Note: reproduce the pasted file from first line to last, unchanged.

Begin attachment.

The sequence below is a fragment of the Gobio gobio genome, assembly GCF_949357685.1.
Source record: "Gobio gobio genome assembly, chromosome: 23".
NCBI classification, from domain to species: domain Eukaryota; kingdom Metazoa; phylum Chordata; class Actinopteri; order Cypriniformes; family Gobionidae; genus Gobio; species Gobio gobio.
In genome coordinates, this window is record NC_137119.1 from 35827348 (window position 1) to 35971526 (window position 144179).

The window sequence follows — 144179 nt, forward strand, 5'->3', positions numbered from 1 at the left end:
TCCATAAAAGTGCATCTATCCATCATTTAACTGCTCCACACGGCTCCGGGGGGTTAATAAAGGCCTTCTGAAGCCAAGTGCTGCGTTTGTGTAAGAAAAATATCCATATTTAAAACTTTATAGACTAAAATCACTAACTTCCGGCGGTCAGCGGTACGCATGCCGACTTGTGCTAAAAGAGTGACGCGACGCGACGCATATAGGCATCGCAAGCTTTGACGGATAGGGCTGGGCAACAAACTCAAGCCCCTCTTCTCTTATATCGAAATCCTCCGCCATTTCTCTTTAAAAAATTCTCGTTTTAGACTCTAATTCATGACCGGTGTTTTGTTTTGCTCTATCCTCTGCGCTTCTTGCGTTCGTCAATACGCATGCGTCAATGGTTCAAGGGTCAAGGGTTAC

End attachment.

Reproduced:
The sequence below is a fragment of the Gobio gobio genome, assembly GCF_949357685.1.
Source record: "Gobio gobio genome assembly, chromosome: 23".
NCBI classification, from domain to species: domain Eukaryota; kingdom Metazoa; phylum Chordata; class Actinopteri; order Cypriniformes; family Gobionidae; genus Gobio; species Gobio gobio.
In genome coordinates, this window is record NC_137119.1 from 35827348 (window position 1) to 35971526 (window position 144179).

The window sequence follows — 144179 nt, forward strand, 5'->3', positions numbered from 1 at the left end:
TCCATAAAAGTGCATCTATCCATCATTTAACTGCTCCACACGGCTCCGGGGGGTTAATAAAGGCCTTCTGAAGCCAAGTGCTGCGTTTGTGTAAGAAAAATATCCATATTTAAAACTTTATAGACTAAAATCACTAACTTCCGGCGGTCAGCGGTACGCATGCCGACTTGTGCTAAAAGAGTGACGCGACGCGACGCATATAGGCATCGCAAGCTTTGACGGATAGGGCTGGGCAACAAACTCAAGCCCCTCTTCTCTTATATCGAAATCCTCCGCCATTTCTCTTTAAAAAATTCTCGTTTTAGACTCTAATTCATGACCGGTGTTTTGTTTTGCTCTATCCTCTGCGCTTCTTGCGTTCGTCAATACGCATGCGTCAATGGTTCAAGGGTCAAGGGTTAC